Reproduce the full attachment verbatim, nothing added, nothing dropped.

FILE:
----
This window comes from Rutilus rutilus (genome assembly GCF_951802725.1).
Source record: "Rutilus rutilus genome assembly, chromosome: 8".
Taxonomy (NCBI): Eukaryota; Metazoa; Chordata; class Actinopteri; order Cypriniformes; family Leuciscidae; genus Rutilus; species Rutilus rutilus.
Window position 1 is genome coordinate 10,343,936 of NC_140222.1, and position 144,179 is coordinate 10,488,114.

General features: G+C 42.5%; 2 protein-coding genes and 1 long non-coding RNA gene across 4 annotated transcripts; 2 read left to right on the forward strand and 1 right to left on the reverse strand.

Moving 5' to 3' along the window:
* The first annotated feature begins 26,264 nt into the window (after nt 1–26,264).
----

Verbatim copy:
This window comes from Rutilus rutilus (genome assembly GCF_951802725.1).
Source record: "Rutilus rutilus genome assembly, chromosome: 8".
Taxonomy (NCBI): Eukaryota; Metazoa; Chordata; class Actinopteri; order Cypriniformes; family Leuciscidae; genus Rutilus; species Rutilus rutilus.
Window position 1 is genome coordinate 10,343,936 of NC_140222.1, and position 144,179 is coordinate 10,488,114.

General features: G+C 42.5%; 2 protein-coding genes and 1 long non-coding RNA gene across 4 annotated transcripts; 2 read left to right on the forward strand and 1 right to left on the reverse strand.

Moving 5' to 3' along the window:
* The first annotated feature begins 26,264 nt into the window (after nt 1–26,264).